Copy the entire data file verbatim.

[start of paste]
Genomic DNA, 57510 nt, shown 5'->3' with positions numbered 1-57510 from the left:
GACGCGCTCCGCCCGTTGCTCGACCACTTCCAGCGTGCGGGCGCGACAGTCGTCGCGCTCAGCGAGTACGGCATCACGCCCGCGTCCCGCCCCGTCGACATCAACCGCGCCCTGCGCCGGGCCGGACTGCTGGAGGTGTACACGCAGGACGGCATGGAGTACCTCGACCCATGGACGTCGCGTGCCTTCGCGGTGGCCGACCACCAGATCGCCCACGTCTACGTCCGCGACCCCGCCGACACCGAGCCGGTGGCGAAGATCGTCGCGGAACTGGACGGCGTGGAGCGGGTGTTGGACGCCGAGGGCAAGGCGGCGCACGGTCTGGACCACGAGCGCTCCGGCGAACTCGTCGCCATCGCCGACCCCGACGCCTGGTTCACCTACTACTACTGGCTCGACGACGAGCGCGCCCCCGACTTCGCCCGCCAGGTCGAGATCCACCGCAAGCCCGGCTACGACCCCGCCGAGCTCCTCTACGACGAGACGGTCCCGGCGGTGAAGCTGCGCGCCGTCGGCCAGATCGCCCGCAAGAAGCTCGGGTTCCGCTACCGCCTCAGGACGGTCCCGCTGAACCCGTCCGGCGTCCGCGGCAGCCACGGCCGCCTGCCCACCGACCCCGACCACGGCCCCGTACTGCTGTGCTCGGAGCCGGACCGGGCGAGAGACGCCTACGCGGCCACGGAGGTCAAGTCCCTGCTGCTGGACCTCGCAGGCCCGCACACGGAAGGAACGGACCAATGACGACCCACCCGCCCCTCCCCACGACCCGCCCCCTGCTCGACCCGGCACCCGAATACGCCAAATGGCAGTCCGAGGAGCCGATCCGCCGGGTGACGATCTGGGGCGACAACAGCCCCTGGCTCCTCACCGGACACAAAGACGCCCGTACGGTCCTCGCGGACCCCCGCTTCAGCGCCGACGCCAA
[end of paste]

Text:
Genomic DNA, 57510 nt, shown 5'->3' with positions numbered 1-57510 from the left:
GACGCGCTCCGCCCGTTGCTCGACCACTTCCAGCGTGCGGGCGCGACAGTCGTCGCGCTCAGCGAGTACGGCATCACGCCCGCGTCCCGCCCCGTCGACATCAACCGCGCCCTGCGCCGGGCCGGACTGCTGGAGGTGTACACGCAGGACGGCATGGAGTACCTCGACCCATGGACGTCGCGTGCCTTCGCGGTGGCCGACCACCAGATCGCCCACGTCTACGTCCGCGACCCCGCCGACACCGAGCCGGTGGCGAAGATCGTCGCGGAACTGGACGGCGTGGAGCGGGTGTTGGACGCCGAGGGCAAGGCGGCGCACGGTCTGGACCACGAGCGCTCCGGCGAACTCGTCGCCATCGCCGACCCCGACGCCTGGTTCACCTACTACTACTGGCTCGACGACGAGCGCGCCCCCGACTTCGCCCGCCAGGTCGAGATCCACCGCAAGCCCGGCTACGACCCCGCCGAGCTCCTCTACGACGAGACGGTCCCGGCGGTGAAGCTGCGCGCCGTCGGCCAGATCGCCCGCAAGAAGCTCGGGTTCCGCTACCGCCTCAGGACGGTCCCGCTGAACCCGTCCGGCGTCCGCGGCAGCCACGGCCGCCTGCCCACCGACCCCGACCACGGCCCCGTACTGCTGTGCTCGGAGCCGGACCGGGCGAGAGACGCCTACGCGGCCACGGAGGTCAAGTCCCTGCTGCTGGACCTCGCAGGCCCGCACACGGAAGGAACGGACCAATGACGACCCACCCGCCCCTCCCCACGACCCGCCCCCTGCTCGACCCGGCACCCGAATACGCCAAATGGCAGTCCGAGGAGCCGATCCGCCGGGTGACGATCTGGGGCGACAACAGCCCCTGGCTCCTCACCGGACACAAAGACGCCCGTACGGTCCTCGCGGACCCCCGCTTCAGCGCCGACGCCAA